Like a cold-case mystery coming to a close, Facebook provided the connection. Suzanne, like a lot of voices from the past, just popped up on my FB page. She had been part of a group of American exchange students I had once journeyed to Switzerland with back in 1981. We messaged back and forth and during our excited exchange about our old friends in the group, she dropped this one me:
Diane Carter was dead.
Of all the members of the group, Diane had been the one I was closest to. A sweet southern girl from Greensboro, NC, to me she was a Mayberry type kid, daughter of a veterinarian. We wrote a lot (back when people actually wrote letters), called, and saw each other a few times in the subsequent years.
In 1990, she told me she was moving to Los Angeles. I was excited. She didn’t know anyone there except me.
What I didn’t know was that in her years at Duke University, she had met a new boyfriend and would soon convert to Judaism and disappear forever. The only time I saw her in LA, she and her man came out to the beach with me and my friends. It was awkward. He was orthodox and uncomfortable with our friendship. She seemed distant, out of place. We said we would talk soon, but shortly after, she vanished without a trace. Trying to track her down, even her parents didn’t know where she was.
For 20-some years this has been bothering me. I had no closure, no way of knowing what happened to her until I read this article on her death:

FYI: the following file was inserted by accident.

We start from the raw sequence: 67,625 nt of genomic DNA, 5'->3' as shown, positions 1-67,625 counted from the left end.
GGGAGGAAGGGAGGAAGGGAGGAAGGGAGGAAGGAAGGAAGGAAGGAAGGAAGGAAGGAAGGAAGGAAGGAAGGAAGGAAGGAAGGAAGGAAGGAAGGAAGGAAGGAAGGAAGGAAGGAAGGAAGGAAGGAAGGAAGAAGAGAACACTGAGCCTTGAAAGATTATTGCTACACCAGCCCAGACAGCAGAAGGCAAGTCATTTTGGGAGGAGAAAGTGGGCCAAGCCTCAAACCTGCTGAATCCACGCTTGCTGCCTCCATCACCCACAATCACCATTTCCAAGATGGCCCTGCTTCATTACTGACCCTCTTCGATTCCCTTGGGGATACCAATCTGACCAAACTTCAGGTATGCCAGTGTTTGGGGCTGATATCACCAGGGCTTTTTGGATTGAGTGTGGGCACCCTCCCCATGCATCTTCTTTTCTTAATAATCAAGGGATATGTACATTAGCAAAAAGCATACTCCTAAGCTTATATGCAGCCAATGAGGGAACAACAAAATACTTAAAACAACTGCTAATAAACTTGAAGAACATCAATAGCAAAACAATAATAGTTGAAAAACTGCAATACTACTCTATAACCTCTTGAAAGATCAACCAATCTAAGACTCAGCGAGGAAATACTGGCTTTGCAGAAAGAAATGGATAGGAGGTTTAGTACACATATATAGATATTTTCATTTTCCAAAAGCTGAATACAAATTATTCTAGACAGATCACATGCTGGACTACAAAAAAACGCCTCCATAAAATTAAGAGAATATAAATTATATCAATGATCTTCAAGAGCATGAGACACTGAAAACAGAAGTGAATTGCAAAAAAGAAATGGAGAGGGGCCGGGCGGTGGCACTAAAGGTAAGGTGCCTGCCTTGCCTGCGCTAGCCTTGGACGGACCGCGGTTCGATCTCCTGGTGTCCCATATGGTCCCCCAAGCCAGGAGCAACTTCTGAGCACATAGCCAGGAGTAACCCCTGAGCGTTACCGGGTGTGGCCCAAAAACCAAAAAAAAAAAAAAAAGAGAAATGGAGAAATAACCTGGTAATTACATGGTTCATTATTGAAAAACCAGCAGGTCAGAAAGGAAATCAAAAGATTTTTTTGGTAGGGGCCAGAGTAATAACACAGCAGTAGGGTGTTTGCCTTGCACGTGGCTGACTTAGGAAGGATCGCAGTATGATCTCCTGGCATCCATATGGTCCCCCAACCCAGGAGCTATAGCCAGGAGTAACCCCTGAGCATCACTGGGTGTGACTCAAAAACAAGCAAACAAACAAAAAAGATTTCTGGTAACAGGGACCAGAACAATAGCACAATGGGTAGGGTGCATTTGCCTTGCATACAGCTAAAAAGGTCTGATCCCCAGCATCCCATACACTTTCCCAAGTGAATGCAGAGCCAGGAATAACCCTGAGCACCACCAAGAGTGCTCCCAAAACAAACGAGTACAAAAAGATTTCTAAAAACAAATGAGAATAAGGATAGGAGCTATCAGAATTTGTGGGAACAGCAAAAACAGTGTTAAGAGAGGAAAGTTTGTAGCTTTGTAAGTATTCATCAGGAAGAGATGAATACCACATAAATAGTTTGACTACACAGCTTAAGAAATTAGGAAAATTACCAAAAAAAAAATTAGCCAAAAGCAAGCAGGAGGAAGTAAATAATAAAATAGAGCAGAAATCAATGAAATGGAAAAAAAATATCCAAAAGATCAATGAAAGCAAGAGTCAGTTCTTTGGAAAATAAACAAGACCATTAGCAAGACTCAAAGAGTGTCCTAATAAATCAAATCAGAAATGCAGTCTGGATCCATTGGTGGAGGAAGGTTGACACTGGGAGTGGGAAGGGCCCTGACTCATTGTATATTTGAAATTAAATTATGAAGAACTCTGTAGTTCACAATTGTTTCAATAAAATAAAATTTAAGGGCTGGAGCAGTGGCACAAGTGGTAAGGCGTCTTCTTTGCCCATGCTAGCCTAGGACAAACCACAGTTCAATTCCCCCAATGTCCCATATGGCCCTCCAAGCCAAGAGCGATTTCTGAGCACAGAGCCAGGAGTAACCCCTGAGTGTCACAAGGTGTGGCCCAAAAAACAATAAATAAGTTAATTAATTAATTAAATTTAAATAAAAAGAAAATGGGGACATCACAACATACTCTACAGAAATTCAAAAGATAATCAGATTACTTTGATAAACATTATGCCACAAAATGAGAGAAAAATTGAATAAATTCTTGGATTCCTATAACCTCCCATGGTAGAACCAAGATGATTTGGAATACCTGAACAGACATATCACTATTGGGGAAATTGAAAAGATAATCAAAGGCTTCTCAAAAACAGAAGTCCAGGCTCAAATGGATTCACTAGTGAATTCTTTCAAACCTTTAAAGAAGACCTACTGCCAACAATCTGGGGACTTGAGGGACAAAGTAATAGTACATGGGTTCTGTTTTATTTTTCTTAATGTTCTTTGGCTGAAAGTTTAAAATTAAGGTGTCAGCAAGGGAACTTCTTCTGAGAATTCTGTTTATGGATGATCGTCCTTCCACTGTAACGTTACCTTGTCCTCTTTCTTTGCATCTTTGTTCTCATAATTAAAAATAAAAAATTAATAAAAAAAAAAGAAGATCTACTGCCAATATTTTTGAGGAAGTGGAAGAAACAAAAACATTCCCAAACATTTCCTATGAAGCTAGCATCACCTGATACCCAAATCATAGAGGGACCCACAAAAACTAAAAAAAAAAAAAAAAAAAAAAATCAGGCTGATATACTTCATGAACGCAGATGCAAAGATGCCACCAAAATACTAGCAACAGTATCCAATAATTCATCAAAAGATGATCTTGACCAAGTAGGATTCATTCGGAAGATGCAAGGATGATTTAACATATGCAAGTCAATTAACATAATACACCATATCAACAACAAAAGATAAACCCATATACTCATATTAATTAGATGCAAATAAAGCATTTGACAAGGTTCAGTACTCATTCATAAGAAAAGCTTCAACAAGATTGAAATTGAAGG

Wow. It is entirely possible that I was the last person of her former life to see her, including her family. And to be killed like that... that's heavy. But I will never understand the fervor that converts have for disavowing their former lives. As far as I knew, she had a decent, if boring life, growing up. She was not unloved or abused. She was happy go lucky. And we never had a bad moment between us. And yet, I never saw or spoke to her again. As a parent, I couldn't imagine undergoing this experience. I remember the pleas from her mother to let her know if I heard anything from Diane.
But I hope she was happy. I hope she found herself. As I write this, I am in Amsterdam where the last image I will keep in my head of her took place. We had spent our last couple of days in Amsterdam with our group, getting locked out of our hostel and sleeping in Vondelpark next to a bonfire.
The next day, as the group said goodbye one by one, we were the last two to go. We sat on a bench for a long time waiting. When her train came, so did the tears in her eyes. She cried long and hard. I put her on the train. A goofy grin appeared on her face and she waved goodbye out her window until the train disappeared from sight.
Now I can say one last time: goodbye Diane Carter. I glad I knew you.